Square numbers can be represented as the sum of consecutive odd numbers. What is the sum of 1 + 3 + ..... + 149 + 151 + 153?
Triangular numbers can be represented by a triangular array of squares. What do you notice about the sum of identical triangle numbers?
Can you describe this route to infinity? Where will the arrows take you next?
This task encourages you to investigate the number of edging pieces and panes in different sized windows.
How could Penny, Tom and Matthew work out how many chocolates there are in different sized boxes?
Can you use the diagram to prove the AM-GM inequality?
Consider all two digit numbers (10, 11, . . . ,99). In writing down all these numbers, which digits occur least often, and which occur most often ? What about three digit numbers, four digit numbers. . . .
Spotting patterns can be an important first step - explaining why it is appropriate to generalise is the next step, and often the most interesting and important.
Find some examples of pairs of numbers such that their sum is a factor of their product. eg. 4 + 12 = 16 and 4 × 12 = 48 and 16 is a factor of 48.
What are the areas of these triangles? What do you notice? Can you generalise to other "families" of triangles?
The sum of the numbers 4 and 1 [1/3] is the same as the product of 4 and 1 [1/3]; that is to say 4 + 1 [1/3] = 4 × 1 [1/3]. What other numbers have the sum equal to the product and can this be so for. . . .
This article for teachers describes several games, found on the site, all of which have a related structure that can be used to develop the skills of strategic planning.
Explore the effect of reflecting in two intersecting mirror lines.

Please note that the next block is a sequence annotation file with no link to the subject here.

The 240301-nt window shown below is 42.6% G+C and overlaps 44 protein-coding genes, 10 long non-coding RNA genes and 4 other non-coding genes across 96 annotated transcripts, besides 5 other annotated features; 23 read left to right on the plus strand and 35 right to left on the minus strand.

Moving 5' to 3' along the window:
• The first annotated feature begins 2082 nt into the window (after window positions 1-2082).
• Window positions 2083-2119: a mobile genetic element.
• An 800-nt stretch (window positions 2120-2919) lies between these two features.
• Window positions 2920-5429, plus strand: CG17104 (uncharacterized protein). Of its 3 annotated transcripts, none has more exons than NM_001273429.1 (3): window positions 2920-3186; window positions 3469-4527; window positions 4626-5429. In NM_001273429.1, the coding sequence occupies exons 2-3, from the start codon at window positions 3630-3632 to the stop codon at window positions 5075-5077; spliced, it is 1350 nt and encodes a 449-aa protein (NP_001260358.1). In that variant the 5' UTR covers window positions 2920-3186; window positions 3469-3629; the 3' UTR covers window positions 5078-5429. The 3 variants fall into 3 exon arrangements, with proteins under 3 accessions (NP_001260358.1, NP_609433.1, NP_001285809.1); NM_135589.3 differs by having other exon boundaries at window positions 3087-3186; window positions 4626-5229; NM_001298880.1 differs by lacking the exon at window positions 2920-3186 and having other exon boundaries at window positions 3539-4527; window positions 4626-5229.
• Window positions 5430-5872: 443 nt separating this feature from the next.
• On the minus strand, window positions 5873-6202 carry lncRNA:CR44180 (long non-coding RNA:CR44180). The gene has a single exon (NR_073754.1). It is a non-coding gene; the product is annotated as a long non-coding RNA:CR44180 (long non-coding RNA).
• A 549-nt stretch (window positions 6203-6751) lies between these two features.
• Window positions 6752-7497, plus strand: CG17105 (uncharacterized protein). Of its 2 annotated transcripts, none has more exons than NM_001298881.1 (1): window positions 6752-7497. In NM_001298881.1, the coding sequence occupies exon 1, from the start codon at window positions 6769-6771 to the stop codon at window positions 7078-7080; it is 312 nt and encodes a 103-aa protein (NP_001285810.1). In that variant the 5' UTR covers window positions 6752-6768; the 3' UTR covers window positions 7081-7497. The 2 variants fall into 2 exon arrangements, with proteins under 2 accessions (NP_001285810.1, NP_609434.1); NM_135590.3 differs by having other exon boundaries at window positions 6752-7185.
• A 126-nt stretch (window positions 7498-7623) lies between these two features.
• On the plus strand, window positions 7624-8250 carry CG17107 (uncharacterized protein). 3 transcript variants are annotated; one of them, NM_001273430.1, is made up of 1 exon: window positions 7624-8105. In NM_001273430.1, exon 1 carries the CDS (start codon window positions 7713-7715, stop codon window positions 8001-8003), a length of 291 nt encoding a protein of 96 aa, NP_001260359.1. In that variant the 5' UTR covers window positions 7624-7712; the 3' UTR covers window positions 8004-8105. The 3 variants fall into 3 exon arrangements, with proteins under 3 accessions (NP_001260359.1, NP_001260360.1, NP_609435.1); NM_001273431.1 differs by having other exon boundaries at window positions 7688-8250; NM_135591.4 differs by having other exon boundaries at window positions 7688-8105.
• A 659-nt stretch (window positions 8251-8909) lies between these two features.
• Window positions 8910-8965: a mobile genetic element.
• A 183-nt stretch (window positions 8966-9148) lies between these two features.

Can you find sets of sloping lines that enclose a square?
I added together some of my neighbours' house numbers. Can you explain the patterns I noticed?
Pick a square within a multiplication square and add the numbers on each diagonal. What do you notice?
An article for teachers and pupils that encourages you to look at the mathematical properties of similar games.
Use the animation to help you work out how many lines are needed to draw mystic roses of different sizes.
Got It game for an adult and child. How can you play so that you know you will always win?
It starts quite simple but great opportunities for number discoveries and patterns!
Charlie has made a Magic V. Can you use his example to make some more? And how about Magic Ls, Ns and Ws?
Can you find the values at the vertices when you know the values on the edges of these multiplication arithmagons?
Jo made a cube from some smaller cubes, painted some of the faces of the large cube, and then took it apart again. 45 small cubes had no paint on them at all. How many small cubes did Jo use?
Can you find an efficient method to work out how many handshakes there would be if hundreds of people met?
The Egyptians expressed all fractions as the sum of different unit fractions. Here is a chance to explore how they could have written different fractions.